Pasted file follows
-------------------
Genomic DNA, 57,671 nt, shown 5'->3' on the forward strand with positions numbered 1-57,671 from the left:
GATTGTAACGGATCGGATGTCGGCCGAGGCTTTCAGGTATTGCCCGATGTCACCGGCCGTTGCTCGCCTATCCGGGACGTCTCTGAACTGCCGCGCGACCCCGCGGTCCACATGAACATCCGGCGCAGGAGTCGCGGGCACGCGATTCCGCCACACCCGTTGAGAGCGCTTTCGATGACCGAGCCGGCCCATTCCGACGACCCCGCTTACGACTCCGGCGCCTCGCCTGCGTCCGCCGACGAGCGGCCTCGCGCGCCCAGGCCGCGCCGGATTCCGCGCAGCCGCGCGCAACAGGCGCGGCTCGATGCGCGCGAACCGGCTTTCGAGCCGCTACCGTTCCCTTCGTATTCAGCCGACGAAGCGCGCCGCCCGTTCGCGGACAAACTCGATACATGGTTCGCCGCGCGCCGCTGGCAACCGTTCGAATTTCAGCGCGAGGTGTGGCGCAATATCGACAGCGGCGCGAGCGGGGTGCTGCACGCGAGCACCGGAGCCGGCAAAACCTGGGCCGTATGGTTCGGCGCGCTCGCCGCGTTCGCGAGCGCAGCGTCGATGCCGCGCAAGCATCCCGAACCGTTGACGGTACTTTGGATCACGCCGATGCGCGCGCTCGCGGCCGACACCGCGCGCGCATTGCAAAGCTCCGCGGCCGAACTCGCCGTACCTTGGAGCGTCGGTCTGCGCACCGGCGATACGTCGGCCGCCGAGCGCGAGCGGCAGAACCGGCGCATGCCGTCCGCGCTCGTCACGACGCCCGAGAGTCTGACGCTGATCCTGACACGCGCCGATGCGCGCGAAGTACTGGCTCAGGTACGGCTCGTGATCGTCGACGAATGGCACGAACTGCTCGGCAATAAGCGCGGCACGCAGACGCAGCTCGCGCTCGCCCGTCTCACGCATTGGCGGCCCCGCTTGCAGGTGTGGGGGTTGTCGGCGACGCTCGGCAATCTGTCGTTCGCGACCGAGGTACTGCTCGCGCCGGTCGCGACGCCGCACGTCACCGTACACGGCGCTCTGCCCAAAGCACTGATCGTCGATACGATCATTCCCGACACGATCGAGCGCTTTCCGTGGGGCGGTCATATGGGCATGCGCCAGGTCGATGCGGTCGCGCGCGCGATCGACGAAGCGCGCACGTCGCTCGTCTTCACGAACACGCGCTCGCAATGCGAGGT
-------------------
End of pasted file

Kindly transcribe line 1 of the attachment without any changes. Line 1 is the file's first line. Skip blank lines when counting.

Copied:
Genomic DNA, 57,671 nt, shown 5'->3' on the forward strand with positions numbered 1-57,671 from the left: